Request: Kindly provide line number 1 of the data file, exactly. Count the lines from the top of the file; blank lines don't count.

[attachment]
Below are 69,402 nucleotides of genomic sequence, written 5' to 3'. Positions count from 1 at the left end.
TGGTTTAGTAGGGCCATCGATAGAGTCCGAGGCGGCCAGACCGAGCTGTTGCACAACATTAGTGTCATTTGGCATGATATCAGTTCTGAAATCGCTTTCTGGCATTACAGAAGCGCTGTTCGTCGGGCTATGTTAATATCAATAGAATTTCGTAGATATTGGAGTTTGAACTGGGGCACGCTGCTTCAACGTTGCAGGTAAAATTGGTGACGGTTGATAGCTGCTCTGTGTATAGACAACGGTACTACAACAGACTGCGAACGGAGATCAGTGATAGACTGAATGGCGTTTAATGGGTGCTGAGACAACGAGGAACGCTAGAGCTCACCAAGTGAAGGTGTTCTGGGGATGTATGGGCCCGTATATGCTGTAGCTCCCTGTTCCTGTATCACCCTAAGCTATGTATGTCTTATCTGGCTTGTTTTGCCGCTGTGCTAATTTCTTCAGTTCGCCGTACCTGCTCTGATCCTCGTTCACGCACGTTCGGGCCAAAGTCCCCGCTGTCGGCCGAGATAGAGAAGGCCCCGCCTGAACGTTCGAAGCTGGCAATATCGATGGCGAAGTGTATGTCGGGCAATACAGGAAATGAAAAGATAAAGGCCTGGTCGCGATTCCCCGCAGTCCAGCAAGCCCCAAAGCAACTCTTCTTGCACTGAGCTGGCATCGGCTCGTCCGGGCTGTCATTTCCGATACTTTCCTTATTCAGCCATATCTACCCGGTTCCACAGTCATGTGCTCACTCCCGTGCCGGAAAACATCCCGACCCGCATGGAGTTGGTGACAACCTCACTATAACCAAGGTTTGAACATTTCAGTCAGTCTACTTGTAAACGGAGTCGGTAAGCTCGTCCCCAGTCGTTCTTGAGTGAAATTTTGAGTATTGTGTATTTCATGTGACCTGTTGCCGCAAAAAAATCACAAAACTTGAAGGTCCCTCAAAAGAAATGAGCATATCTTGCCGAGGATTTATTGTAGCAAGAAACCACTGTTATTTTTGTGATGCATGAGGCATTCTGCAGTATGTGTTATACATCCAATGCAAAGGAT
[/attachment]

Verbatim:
Below are 69,402 nucleotides of genomic sequence, written 5' to 3'. Positions count from 1 at the left end.